Additionally, access to prenatal and antenatal services are remarkably low in many parts of northern Nigeria. In fact, less than 50 per cent of women receive any antenatal care at all. Reported antenatal care coverage was as low as 41 per cent in North-Western Nigeria, 49 per cent in the North-East. Again, these figures are compared to 90 per cent and 91 per cent coverage in the South-West and South-East regions, respectively.
Overlooking Gynaecological Conditions
The poor state of healthcare for women in northern Nigeria is not confined to general demographic issues of fertility and maternal mortality. The prevalence of specified gynaecological conditions like breast and cervical cancer, and Vesico Vaginal Fistula (VVF), is on the rise among women in northern Nigeria.
In Nigeria, cervical cancer is the leading cause of cancer-related deaths in women. It is second only to breast cancer as the most common cancer in Nigerian women. The increasing number of deaths from cancer is the result of a general lack of public awareness about the disease, as well as poverty. Coupled with the limited number of screening programmes that exist in Nigeria, the outcome is often late diagnosis of the disease after it has already spread to other organs and become untreatable.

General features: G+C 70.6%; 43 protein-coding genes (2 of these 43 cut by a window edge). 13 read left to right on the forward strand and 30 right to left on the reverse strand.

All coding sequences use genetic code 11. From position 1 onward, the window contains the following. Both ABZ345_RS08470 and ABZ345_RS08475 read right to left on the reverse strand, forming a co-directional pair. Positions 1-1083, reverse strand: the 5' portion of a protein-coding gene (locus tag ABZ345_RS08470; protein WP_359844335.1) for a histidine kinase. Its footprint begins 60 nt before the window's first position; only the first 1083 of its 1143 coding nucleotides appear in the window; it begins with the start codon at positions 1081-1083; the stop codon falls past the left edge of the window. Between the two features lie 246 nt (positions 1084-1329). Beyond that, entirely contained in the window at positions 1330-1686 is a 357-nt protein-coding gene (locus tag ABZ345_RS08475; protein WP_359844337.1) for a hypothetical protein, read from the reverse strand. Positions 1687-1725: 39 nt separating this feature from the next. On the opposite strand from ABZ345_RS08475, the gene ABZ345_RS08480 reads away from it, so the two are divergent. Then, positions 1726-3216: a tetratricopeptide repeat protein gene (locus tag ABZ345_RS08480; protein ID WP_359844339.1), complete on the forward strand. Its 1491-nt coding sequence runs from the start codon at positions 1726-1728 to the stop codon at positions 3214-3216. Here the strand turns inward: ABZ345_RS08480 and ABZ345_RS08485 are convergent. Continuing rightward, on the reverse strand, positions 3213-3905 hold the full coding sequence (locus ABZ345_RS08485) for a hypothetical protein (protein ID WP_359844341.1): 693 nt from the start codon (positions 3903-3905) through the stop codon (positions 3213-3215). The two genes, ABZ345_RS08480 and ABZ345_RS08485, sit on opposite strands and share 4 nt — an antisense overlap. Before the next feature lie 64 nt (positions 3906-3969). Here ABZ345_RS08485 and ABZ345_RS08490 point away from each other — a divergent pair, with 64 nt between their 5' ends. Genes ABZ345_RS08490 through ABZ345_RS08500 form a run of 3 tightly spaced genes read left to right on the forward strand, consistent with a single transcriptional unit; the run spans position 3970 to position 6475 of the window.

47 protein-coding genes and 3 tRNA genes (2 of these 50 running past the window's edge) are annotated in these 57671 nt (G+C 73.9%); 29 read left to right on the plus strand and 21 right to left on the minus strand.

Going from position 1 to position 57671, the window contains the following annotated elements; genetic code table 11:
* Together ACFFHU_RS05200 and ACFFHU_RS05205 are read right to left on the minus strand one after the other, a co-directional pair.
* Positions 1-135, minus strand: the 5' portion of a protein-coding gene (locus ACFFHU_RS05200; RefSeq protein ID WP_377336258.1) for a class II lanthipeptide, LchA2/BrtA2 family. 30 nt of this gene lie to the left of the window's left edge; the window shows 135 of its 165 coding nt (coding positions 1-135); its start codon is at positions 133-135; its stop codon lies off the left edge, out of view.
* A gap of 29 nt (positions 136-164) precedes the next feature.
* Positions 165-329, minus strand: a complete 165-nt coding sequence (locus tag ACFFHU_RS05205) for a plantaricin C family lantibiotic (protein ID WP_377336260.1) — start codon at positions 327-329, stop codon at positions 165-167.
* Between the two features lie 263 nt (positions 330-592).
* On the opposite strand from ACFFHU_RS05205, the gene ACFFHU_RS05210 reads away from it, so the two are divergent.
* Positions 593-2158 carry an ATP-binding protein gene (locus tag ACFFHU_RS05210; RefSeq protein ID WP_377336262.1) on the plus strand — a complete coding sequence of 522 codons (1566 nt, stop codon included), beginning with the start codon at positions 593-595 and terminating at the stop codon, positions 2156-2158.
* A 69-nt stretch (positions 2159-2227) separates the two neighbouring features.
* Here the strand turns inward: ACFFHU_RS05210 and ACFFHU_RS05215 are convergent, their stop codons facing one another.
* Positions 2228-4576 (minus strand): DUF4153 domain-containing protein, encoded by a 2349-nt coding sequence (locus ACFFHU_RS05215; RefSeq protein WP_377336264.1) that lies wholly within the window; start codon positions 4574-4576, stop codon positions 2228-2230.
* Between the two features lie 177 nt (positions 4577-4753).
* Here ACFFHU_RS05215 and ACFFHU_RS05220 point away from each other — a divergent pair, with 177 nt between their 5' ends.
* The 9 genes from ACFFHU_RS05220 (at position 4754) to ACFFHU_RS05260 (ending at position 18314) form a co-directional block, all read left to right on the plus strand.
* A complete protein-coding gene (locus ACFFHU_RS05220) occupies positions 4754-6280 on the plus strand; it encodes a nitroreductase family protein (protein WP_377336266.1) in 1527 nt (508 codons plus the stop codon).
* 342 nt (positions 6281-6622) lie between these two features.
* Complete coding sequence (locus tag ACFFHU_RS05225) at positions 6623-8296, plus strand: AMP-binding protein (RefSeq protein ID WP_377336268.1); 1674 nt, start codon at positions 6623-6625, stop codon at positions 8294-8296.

Vesico Vaginal Fistula or VVF – a complication arising from prolonged or obstructed labour that results in a hole between the bladder and vagina and leads to continuous involuntary discharge of urine into the vagina – is also an increasing problem in the North. Globally, over 20 million women are living with VVF, with 50,000 to 100,000 new cases annually. A recent study in the northern Nigerian state of Kano reported over 800 women seeking medical help presented with Vesico Vaginal Fistula within a year (between October 2011 and September 2012).
In North-East and North-West regions respectively, approximately 32 per cent and 35 per cent of girls aged 15-19 have started childbearing